A fellow blogger sent his my way, and it’s too good and too rare to pass up.

It’s the story of a teenager who is planning to become — are you sitting down? — a nun.

From The Catholic Globe newspaper of Sioux City, Iowa:

At 19 years of age, to the world, Emily Morse has her whole life ahead of her. She has time to travel, time to date and time to just “do whatever.” But, that’s not what she wants.

She wants to be a nun.

Not only does she want to be a nun, but she believes God is calling her to be one. Yet, this lively and energetic girl has encountered skeptics.

“A lot of times I’ll get, ‘Wow, you’re just finishing your freshman year of college. Don’t you want to see a little more of the world? Aren’t you afraid of giving up marriage?’” Morse said.

Her answer is simply “no.”

“If God is calling me to do something then I want to do that one thing,” said Morse, a parishioner at St. John the Baptist in Bancroft. “To grow in holiness, that’s what I want to do. So, why put that off by trying to entertain myself with a life God didn’t call me to? He called me first to be a sister.”

Morse will be entering the Sisters of St. Francis of the Martyr of St. George on Sept. 8, the feast of the Nativity of Mary. She will be entering at their motherhouse in Alton, Ill. Throughout the United States, 122 sisters belong to the community, whose two main charisms are nursing and teaching, both which Morse said she loves.

“I was drawn to the order by their life of prayer and service, their very good balance between the both of them, and just their joyous spirituality there,” she said.

Morse, who would have been going into her sophomore year at Iowa State, will only be allowed to bring with her necessities for life, such as a coat and hat, and a few meaningful religious items.

Her first year of life at the convent will be her postulancy, where she will be mainly working with the community at a daycare, hospital or at the convent. During this time, Morse will wear a jumper instead of a habit and veil.

“It’s a year of discernment and immersing yourself in the life of these specific sisters of that Franciscan lifestyle,” she said.

At the end of her postulancy, Morse will receive the habit, white veil and religious name. The next two years will be her novitiate, after which she will make first vows and enter her juniorate, which lasts another four to six years. At this point Morse will be sent to school for either teaching or nursing, though she hopes nursing. From the time she enters, it will take about eight years before she is a fully professed sister.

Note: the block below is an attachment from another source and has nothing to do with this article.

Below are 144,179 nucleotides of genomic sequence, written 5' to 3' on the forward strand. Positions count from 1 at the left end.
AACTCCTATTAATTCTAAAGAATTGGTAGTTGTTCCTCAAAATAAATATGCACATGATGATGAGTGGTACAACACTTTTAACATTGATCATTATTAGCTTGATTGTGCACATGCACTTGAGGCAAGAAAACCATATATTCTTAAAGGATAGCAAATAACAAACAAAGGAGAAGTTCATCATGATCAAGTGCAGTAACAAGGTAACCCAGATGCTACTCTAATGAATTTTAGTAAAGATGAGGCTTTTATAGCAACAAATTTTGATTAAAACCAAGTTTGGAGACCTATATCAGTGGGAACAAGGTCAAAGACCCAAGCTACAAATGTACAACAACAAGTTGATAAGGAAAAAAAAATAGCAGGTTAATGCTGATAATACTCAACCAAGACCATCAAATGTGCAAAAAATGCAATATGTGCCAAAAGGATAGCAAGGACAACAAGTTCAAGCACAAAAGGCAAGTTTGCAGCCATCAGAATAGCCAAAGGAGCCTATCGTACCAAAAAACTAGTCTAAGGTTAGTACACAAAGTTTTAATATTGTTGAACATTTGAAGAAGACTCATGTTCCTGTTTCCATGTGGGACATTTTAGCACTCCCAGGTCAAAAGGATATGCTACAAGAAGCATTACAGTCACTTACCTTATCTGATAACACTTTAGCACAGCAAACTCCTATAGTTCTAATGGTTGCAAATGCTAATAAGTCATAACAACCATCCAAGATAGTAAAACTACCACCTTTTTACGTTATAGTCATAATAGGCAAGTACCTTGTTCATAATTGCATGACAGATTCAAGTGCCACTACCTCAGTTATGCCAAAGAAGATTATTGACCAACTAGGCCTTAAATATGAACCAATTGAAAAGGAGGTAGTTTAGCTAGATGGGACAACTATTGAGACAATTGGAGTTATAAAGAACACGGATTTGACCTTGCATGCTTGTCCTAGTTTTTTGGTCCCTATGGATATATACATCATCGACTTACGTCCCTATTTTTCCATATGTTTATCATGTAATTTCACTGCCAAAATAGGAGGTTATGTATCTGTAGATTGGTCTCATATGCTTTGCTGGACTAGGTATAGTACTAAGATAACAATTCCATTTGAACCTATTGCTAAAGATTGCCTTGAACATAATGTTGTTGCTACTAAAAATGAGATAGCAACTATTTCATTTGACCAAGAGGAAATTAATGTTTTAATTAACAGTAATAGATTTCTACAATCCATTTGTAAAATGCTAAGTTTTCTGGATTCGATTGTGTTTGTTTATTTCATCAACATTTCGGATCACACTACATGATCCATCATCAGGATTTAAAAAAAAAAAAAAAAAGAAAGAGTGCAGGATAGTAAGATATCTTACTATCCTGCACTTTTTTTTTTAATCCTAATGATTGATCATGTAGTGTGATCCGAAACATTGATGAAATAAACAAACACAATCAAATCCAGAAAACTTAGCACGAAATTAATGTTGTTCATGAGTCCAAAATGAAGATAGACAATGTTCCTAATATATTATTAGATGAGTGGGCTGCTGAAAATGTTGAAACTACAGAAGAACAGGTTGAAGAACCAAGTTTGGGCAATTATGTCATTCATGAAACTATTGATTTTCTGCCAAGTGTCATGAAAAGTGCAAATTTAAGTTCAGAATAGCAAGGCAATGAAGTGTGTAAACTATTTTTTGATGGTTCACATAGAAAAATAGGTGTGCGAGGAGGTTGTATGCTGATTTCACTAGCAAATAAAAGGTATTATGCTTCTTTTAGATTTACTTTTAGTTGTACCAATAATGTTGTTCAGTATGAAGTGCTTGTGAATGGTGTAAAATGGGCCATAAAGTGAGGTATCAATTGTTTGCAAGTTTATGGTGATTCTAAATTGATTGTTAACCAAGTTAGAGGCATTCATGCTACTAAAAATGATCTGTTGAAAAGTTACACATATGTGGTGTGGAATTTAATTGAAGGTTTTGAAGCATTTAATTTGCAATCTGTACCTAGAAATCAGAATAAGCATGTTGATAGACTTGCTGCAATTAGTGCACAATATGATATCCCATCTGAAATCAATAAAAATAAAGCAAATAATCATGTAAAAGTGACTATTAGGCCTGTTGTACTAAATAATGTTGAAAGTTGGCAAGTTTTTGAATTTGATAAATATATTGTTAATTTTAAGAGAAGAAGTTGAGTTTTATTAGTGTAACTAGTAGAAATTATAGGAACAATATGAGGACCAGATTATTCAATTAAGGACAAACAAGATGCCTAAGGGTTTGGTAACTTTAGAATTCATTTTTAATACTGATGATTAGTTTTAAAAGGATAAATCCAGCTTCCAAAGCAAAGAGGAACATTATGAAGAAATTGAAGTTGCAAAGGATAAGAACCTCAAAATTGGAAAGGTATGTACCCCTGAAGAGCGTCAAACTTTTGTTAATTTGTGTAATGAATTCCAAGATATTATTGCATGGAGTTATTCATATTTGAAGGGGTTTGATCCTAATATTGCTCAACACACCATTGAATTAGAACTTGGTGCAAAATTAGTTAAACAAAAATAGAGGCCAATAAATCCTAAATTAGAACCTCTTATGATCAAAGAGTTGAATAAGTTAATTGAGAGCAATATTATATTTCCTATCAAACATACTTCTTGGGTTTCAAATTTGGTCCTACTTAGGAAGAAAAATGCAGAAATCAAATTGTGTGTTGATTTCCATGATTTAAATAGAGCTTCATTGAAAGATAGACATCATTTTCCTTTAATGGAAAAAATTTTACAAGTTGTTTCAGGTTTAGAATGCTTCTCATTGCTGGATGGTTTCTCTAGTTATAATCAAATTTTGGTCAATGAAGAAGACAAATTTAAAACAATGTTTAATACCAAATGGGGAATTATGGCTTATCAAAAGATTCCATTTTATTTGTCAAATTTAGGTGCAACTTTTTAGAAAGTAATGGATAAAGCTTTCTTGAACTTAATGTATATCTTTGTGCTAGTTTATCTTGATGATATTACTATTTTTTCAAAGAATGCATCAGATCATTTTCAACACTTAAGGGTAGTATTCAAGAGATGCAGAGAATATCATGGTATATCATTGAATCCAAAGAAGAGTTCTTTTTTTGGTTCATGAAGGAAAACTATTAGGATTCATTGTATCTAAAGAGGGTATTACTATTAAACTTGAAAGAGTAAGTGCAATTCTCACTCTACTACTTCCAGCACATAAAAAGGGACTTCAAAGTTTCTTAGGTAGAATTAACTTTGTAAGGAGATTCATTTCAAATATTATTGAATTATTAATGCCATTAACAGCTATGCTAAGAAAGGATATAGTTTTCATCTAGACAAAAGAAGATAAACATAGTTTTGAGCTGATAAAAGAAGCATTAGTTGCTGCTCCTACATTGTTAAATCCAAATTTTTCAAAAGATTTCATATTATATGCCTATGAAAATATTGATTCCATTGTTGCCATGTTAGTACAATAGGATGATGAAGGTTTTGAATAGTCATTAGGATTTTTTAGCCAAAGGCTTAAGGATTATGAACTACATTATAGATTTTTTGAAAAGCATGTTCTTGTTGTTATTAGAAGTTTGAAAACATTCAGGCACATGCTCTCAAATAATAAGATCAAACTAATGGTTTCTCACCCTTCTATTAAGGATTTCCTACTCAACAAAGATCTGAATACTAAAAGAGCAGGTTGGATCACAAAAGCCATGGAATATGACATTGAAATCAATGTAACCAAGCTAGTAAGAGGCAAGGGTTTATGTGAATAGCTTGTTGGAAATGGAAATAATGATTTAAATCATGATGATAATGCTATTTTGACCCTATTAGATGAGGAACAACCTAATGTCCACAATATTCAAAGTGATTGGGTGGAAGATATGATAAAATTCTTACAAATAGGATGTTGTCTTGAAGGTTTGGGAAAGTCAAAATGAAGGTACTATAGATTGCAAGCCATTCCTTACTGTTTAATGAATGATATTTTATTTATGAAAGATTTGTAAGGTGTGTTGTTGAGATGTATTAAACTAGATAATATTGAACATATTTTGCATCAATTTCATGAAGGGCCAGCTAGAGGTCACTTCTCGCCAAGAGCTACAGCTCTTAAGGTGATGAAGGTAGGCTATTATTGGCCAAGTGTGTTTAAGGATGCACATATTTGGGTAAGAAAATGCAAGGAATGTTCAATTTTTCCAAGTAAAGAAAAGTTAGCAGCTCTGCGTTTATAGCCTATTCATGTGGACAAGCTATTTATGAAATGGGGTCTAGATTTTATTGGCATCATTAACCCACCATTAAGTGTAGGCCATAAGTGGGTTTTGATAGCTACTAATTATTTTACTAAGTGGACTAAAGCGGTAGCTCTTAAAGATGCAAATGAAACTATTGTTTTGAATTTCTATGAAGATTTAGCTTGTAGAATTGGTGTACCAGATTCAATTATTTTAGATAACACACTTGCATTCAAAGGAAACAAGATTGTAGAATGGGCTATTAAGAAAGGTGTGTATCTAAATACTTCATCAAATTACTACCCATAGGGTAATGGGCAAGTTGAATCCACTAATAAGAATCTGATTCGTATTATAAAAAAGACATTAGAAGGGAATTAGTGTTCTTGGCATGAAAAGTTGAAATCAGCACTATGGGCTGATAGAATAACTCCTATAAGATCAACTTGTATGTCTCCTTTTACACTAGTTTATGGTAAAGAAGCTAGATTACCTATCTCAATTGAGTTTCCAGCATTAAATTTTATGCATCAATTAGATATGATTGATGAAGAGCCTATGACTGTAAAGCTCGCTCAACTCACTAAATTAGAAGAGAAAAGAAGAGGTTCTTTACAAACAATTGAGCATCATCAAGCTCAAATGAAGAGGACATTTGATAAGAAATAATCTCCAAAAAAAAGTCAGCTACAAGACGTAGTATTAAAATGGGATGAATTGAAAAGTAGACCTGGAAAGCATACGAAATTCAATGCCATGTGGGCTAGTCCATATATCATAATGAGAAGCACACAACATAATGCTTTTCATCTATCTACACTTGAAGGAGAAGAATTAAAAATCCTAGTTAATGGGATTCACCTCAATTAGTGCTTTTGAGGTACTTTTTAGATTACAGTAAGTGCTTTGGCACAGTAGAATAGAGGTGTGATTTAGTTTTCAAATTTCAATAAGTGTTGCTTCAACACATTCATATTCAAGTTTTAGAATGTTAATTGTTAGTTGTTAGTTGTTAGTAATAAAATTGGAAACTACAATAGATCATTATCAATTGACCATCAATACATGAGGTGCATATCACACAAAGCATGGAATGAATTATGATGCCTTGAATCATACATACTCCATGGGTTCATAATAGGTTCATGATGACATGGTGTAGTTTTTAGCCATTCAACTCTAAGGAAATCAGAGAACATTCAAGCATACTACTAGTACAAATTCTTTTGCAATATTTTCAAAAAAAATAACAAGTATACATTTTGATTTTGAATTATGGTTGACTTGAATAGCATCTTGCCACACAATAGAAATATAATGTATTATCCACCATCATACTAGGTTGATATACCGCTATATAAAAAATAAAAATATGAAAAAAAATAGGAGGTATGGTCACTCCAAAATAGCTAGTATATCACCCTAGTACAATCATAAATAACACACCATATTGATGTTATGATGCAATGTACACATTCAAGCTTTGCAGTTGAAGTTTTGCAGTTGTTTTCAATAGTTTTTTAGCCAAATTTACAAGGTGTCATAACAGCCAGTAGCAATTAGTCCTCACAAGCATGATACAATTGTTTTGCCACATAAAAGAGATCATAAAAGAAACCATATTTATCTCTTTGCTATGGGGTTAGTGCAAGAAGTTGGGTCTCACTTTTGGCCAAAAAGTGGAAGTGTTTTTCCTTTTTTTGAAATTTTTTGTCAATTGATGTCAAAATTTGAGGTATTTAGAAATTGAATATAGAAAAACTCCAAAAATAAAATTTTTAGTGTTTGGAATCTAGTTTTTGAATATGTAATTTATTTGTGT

The religious life has always been very attractive to her, Morse said, but it was in high school that she began to take that attraction more seriously. She began to visit different communities, like the Missionaries of Charity, to get a feel for religious life. Morse said that was when she began to think she could live that life, and that God wanted her to live it.

“It was through prayer that I discovered that call initially, but through visiting the sisters and seeing how joyous they were and finding I could be myself there, . . .that was the moment that I knew this is it,” she said.

As a religious sister, Morse is giving herself to Christ as his bride, as a sign of the full communion she’ll have with him in heaven, she said.

“It’s saying, ‘God, I’m willing to give that sacrifice of a human marriage to you, in gratitude for the union that we will have in heaven, to draw the eyes of my friends and people that I meet throughout the world to that greater union that will be in heaven,’” Morse added.

This summer, Morse was a Totus Tuus teacher in the diocese. She said her experience in the program helped solidify her call to religious life by giving her a taste of community life, as well as having a structured prayer life that included the Liturgy of the Hours.

“It helped me have more confidence that I could live in a community,” she said, “and it helped me to be brutally honest with my brothers and sisters, which were my teammates throughout the summer.”

Visit the link for more. And keep this great kid in your prayers.

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